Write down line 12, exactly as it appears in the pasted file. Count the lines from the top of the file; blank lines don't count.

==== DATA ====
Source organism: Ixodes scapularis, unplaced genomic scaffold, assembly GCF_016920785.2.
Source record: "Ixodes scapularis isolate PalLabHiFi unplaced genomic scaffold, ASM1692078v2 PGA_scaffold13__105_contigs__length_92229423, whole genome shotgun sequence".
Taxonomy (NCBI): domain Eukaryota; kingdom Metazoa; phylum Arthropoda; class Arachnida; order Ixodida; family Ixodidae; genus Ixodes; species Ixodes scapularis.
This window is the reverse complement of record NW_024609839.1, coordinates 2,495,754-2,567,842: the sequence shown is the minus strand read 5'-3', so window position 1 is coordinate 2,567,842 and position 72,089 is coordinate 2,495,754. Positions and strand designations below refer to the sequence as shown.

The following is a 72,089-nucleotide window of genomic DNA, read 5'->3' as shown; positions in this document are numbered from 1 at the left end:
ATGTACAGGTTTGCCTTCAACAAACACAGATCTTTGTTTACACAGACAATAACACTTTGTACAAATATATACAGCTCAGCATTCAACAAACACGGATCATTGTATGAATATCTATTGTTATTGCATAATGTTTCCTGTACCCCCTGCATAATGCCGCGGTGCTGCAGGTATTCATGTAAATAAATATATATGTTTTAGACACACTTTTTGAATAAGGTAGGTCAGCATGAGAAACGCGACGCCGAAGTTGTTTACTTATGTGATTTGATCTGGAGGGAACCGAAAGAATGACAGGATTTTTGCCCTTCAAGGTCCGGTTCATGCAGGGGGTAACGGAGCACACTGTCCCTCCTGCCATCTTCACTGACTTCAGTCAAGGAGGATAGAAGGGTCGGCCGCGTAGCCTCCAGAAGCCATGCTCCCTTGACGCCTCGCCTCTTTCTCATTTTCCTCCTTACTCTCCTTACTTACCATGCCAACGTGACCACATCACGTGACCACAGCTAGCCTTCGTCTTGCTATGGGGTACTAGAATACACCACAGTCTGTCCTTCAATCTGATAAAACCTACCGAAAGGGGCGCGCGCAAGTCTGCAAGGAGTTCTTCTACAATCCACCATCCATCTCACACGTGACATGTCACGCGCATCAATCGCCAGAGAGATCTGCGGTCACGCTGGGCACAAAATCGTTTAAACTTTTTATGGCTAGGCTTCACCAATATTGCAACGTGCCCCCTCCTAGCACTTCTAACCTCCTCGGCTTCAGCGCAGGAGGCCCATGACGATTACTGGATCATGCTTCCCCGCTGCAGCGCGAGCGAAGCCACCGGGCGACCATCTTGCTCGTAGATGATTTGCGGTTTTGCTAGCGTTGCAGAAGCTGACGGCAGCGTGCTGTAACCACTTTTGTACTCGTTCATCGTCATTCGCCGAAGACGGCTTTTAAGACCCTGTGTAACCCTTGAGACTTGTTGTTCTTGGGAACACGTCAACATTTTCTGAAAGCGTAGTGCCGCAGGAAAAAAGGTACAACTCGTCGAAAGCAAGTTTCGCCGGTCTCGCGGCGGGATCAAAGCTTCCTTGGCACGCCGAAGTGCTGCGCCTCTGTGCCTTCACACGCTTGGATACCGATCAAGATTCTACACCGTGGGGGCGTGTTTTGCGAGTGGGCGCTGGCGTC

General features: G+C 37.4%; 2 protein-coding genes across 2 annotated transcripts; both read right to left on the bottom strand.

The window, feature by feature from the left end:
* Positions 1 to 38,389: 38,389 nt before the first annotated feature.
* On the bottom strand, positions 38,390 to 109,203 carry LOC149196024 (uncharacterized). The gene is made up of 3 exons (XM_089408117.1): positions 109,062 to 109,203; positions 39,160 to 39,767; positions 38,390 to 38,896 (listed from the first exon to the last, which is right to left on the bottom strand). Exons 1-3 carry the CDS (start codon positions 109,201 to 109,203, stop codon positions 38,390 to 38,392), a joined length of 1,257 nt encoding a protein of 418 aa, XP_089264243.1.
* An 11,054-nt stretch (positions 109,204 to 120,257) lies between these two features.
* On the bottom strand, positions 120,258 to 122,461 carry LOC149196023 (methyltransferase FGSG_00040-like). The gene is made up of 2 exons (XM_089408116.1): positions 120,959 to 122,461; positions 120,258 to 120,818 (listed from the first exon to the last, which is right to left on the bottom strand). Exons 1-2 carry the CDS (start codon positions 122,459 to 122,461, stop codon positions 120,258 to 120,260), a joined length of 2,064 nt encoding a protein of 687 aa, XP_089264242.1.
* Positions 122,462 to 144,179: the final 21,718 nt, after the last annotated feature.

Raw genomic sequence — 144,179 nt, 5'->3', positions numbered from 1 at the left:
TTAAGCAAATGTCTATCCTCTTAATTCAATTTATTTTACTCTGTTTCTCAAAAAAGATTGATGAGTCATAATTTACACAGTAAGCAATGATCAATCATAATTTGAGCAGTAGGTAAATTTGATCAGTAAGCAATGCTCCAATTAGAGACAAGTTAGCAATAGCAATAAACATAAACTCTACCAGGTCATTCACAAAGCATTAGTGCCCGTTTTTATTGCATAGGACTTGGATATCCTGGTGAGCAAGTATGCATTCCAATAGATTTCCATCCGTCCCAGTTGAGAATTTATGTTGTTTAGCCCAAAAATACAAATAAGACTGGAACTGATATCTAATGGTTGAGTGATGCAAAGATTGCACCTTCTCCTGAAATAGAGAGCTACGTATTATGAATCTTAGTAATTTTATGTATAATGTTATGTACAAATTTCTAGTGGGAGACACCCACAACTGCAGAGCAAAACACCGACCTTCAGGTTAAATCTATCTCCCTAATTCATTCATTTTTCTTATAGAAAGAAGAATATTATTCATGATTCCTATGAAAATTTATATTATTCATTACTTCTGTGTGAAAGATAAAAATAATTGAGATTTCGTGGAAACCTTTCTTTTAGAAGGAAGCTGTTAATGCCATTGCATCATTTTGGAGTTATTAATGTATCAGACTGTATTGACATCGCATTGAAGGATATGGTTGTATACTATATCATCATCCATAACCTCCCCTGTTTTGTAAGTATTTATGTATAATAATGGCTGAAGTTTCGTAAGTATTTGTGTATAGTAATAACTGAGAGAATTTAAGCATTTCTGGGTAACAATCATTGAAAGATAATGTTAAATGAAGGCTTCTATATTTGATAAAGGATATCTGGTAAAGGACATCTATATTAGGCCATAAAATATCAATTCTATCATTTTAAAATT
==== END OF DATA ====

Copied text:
* On the bottom strand, positions 120,258 to 122,461 carry LOC149196023 (methyltransferase FGSG_00040-like). The gene is made up of 2 exons (XM_089408116.1): positions 120,959 to 122,461; positions 120,258 to 120,818 (listed from the first exon to the last, which is right to left on the bottom strand). Exons 1-2 carry the CDS (start codon positions 122,459 to 122,461, stop codon positions 120,258 to 120,260), a joined length of 2,064 nt encoding a protein of 687 aa, XP_089264242.1.